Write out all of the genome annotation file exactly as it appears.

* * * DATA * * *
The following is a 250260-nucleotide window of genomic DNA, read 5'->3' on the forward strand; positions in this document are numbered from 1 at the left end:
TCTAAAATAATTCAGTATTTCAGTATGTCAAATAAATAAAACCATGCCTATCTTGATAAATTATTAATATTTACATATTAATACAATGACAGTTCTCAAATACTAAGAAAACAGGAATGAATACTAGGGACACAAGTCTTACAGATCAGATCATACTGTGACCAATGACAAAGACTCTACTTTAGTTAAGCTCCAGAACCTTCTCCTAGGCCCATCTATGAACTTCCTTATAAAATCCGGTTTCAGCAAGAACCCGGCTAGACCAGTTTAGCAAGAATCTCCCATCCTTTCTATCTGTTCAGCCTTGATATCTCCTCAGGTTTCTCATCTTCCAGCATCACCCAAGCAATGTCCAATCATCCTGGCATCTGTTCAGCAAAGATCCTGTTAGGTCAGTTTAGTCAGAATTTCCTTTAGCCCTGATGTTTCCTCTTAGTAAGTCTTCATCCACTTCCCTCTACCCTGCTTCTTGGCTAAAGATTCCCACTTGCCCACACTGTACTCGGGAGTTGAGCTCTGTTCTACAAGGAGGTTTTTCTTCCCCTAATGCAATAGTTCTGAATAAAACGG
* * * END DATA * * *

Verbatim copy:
The following is a 250260-nucleotide window of genomic DNA, read 5'->3' on the forward strand; positions in this document are numbered from 1 at the left end:
TCTAAAATAATTCAGTATTTCAGTATGTCAAATAAATAAAACCATGCCTATCTTGATAAATTATTAATATTTACATATTAATACAATGACAGTTCTCAAATACTAAGAAAACAGGAATGAATACTAGGGACACAAGTCTTACAGATCAGATCATACTGTGACCAATGACAAAGACTCTACTTTAGTTAAGCTCCAGAACCTTCTCCTAGGCCCATCTATGAACTTCCTTATAAAATCCGGTTTCAGCAAGAACCCGGCTAGACCAGTTTAGCAAGAATCTCCCATCCTTTCTATCTGTTCAGCCTTGATATCTCCTCAGGTTTCTCATCTTCCAGCATCACCCAAGCAATGTCCAATCATCCTGGCATCTGTTCAGCAAAGATCCTGTTAGGTCAGTTTAGTCAGAATTTCCTTTAGCCCTGATGTTTCCTCTTAGTAAGTCTTCATCCACTTCCCTCTACCCTGCTTCTTGGCTAAAGATTCCCACTTGCCCACACTGTACTCGGGAGTTGAGCTCTGTTCTACAAGGAGGTTTTTCTTCCCCTAATGCAATAGTTCTGAATAAAACGG